• Factor analysis/Conceptual Distinction – Factor analysis is the most common way that people empirically determine distinct constructs.  The idea is that if two constructs are distinct, questions about these constructs should inter-correlate to form a separate factor from questions about a separate construct.  So if questions about Harm load on a separate factor versus questions about Fairness, we can conclude they are separate constructs.  I would argue that this is a necessary, but not sufficient test of any new foundation.  It is possible to ask questions with enough specificity that anything can be a separate factor.  Five questions about harm using a knife will likely load on a separate factor versus five questions about harm by drowning, yet does that mean they are separate foundations.  Furthermore, work on moral confabulation and moral intuition leads many researchers to believe that individuals are fundamentally naive about what drives their moral reasoning.  As such, direct questions may not be able to illuminate all possible moral systems.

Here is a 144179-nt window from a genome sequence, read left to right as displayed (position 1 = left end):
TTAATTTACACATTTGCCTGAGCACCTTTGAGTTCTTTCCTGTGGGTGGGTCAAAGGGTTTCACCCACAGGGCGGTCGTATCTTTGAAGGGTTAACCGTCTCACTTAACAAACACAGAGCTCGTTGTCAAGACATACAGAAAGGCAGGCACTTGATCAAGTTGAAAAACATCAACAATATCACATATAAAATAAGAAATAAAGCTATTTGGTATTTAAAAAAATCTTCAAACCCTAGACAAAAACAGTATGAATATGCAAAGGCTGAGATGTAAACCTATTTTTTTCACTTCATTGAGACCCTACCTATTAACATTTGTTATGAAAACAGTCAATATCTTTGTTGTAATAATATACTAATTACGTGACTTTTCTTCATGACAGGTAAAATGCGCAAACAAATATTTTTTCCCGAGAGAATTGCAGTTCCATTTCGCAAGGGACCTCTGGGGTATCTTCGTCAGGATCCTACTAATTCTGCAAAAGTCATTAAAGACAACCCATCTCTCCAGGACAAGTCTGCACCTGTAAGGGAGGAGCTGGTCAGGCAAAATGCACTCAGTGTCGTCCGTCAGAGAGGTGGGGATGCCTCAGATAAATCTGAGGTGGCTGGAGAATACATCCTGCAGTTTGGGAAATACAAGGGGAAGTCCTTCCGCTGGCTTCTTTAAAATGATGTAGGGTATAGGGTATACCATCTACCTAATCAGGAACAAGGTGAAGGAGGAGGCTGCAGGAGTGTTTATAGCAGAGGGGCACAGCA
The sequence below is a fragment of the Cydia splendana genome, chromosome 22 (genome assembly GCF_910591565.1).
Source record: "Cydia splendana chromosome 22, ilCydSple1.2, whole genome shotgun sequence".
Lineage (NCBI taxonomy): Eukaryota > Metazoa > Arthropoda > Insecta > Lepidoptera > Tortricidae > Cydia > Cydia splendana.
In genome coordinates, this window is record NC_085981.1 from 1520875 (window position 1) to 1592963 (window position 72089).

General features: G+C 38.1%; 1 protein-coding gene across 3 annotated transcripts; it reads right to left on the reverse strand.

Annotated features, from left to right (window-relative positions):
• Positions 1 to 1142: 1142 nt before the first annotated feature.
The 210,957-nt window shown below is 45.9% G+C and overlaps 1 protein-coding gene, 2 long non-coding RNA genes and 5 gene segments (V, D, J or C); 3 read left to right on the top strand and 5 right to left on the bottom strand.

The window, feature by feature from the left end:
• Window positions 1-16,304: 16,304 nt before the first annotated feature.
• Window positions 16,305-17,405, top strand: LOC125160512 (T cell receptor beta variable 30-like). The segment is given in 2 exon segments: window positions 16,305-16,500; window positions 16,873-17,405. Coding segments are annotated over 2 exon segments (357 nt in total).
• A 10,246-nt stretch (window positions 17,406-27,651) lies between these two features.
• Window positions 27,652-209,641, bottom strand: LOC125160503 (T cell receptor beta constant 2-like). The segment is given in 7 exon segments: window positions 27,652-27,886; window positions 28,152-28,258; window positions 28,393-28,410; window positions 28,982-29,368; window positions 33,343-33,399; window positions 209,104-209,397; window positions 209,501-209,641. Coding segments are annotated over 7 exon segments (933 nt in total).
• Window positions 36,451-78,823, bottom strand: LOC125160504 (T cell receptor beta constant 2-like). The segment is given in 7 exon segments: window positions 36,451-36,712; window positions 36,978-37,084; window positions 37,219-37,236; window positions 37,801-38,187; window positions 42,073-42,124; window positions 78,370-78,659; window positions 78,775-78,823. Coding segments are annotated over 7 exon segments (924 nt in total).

• Cluster analysis – One of the most important applications of moral foundations theory is that it successfully describes the differences between liberals and conservatives in a fairly robust manner.  Some personality scale developers take the notion that if a question successfully differentiates classes of people, it’s a good question.  This is true for the moral foundation questionnaire to a point, but more work could certainly be done.  5 foundations should conceivably posit 5 classes of people (individuals who value each foundation over the other four) and the co-occurrence of many of these foundations is evidence that some current foundations may share a moral system or that these clusters have yet to be identified.